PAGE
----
Source: Systems Theory in Action - Application to individual, couples and family therapy by Shelly Smith-Acuna.
The conundrum of human behaviour. It can be playful, rewarding, hurtful, encouraging, and comforting. Can it be judged by what you see at first sight? I don't think so. Sometimes you need to interact for a while to find out the truth. Sometimes, people will use their social skills to manipulate or use desirable or undesirable qualities to achieve a conscious or unconscious goal that may be hurtful or helpful to others. Moreover, others will seek out vulnerable qualities to take advantage of another person to achieve their own goal. Do you remain on guard or trust completely. Do you work with your head or your heart only. I'd say both.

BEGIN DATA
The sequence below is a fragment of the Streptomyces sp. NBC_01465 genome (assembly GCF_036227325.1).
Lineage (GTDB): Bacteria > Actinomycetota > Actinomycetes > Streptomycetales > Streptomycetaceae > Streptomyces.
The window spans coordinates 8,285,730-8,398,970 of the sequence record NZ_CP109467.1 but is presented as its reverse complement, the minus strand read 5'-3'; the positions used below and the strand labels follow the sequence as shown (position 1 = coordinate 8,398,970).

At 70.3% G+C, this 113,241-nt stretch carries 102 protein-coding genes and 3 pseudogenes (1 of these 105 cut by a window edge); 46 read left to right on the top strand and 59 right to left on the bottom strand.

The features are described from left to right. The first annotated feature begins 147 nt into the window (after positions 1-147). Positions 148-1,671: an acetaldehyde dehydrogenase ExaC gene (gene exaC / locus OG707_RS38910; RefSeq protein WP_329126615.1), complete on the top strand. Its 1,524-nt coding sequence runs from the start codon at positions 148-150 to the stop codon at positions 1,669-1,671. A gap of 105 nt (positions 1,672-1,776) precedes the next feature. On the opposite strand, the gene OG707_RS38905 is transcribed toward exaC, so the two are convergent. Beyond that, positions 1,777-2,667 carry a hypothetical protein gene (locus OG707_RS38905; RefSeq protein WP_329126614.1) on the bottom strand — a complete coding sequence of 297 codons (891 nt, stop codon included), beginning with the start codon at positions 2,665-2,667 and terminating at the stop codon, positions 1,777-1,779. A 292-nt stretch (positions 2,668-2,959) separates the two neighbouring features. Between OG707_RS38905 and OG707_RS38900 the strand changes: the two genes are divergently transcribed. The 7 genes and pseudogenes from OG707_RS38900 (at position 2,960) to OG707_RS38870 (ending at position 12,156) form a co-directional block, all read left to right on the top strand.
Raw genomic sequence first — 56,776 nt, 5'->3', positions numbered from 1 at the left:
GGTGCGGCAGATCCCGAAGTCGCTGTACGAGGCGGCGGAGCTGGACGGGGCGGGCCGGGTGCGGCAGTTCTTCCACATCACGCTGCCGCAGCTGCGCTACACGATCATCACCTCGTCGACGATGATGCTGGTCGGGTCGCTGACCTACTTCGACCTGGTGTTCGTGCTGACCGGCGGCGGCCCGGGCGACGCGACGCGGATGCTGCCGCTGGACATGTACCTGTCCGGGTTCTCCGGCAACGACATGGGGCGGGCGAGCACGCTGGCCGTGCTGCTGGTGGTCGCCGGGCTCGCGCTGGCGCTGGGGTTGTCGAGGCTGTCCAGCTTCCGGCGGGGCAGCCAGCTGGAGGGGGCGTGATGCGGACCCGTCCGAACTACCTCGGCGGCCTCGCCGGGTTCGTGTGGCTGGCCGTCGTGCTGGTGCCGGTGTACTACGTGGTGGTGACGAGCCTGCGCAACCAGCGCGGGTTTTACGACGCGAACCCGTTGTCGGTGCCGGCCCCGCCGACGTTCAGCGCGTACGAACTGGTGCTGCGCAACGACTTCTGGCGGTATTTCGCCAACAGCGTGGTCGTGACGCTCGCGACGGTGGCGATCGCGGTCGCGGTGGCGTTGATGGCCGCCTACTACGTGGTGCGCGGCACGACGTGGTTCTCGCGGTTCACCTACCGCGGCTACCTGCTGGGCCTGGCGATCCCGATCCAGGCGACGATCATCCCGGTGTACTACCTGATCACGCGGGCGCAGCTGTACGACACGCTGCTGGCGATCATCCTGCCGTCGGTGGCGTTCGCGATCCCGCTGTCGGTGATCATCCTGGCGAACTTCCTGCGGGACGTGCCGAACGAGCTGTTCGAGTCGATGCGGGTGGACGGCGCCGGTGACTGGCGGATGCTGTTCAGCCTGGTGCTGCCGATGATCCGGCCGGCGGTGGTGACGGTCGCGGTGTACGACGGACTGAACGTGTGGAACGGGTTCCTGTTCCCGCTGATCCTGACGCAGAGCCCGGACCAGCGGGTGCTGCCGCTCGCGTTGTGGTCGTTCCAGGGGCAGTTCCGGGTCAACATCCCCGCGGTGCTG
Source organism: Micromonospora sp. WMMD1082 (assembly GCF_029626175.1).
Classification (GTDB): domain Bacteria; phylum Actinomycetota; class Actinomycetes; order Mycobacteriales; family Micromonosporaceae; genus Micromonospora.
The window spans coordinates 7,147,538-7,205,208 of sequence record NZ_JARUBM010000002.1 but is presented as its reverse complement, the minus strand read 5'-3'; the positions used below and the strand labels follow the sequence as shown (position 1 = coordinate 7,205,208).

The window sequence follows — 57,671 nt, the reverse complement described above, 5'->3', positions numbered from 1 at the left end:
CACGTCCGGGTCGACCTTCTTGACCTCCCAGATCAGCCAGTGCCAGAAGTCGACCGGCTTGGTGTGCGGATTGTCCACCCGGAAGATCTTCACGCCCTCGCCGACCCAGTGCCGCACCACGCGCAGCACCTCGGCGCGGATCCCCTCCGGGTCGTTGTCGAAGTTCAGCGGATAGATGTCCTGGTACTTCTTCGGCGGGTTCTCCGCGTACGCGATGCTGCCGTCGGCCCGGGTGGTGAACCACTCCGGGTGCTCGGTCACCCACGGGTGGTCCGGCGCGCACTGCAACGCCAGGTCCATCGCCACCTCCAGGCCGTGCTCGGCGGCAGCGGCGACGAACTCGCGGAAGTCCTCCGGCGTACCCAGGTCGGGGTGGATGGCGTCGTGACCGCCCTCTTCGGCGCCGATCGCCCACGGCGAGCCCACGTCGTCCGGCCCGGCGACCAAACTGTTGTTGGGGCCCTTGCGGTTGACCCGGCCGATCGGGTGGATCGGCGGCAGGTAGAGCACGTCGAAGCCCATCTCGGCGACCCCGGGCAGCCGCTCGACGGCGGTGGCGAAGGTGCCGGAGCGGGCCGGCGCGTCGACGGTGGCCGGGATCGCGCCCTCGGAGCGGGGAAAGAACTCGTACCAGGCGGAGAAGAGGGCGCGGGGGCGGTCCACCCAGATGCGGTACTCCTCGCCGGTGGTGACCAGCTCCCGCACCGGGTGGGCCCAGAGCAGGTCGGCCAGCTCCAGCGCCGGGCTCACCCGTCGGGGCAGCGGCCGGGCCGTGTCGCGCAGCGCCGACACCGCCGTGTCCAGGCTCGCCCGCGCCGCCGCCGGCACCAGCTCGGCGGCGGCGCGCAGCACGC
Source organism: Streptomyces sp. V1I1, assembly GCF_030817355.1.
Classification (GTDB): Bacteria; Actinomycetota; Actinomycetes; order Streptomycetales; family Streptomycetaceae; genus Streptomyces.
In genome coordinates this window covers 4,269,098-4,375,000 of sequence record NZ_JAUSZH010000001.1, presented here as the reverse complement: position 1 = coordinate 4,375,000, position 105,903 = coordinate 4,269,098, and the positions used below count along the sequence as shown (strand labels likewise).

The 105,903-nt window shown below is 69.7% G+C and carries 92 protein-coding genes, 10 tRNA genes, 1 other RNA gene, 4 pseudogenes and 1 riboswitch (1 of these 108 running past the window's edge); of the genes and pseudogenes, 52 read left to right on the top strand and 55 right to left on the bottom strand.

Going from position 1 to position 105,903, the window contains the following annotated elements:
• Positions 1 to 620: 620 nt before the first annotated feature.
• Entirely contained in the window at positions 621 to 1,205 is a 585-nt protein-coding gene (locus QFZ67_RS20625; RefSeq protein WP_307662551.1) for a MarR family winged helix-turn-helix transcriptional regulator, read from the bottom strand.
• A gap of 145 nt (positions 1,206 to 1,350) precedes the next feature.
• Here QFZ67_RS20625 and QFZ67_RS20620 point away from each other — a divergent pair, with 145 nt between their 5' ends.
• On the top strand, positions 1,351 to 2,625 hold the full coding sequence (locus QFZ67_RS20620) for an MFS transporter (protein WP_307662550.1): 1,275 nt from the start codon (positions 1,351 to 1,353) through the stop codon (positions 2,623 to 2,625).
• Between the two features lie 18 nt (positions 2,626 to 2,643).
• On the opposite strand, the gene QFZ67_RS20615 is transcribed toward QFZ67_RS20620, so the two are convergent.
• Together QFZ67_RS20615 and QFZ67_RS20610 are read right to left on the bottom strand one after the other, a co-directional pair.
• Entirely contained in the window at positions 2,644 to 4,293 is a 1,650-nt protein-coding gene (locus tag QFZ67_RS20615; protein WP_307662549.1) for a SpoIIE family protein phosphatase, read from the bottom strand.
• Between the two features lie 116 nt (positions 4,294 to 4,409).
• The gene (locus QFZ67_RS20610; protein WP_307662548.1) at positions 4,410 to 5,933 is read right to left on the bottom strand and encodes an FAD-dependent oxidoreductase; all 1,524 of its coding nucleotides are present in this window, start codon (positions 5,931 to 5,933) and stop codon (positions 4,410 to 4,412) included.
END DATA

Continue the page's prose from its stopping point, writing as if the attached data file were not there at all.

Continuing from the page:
If you have a mind that looks for patterns and consistencies, sometimes a person will thwart what you assumed. They will do something completely the opposite to what you expected. The evidence before you suddenly changed. Or is it what you only wanted to see, and the evidence before you no longer supports what you perceived? Remember, that perception is filtered from your belief system. What about if you are value driven, do you change your values or change what is around you or just accept without judgement? It's a conundrum, surely.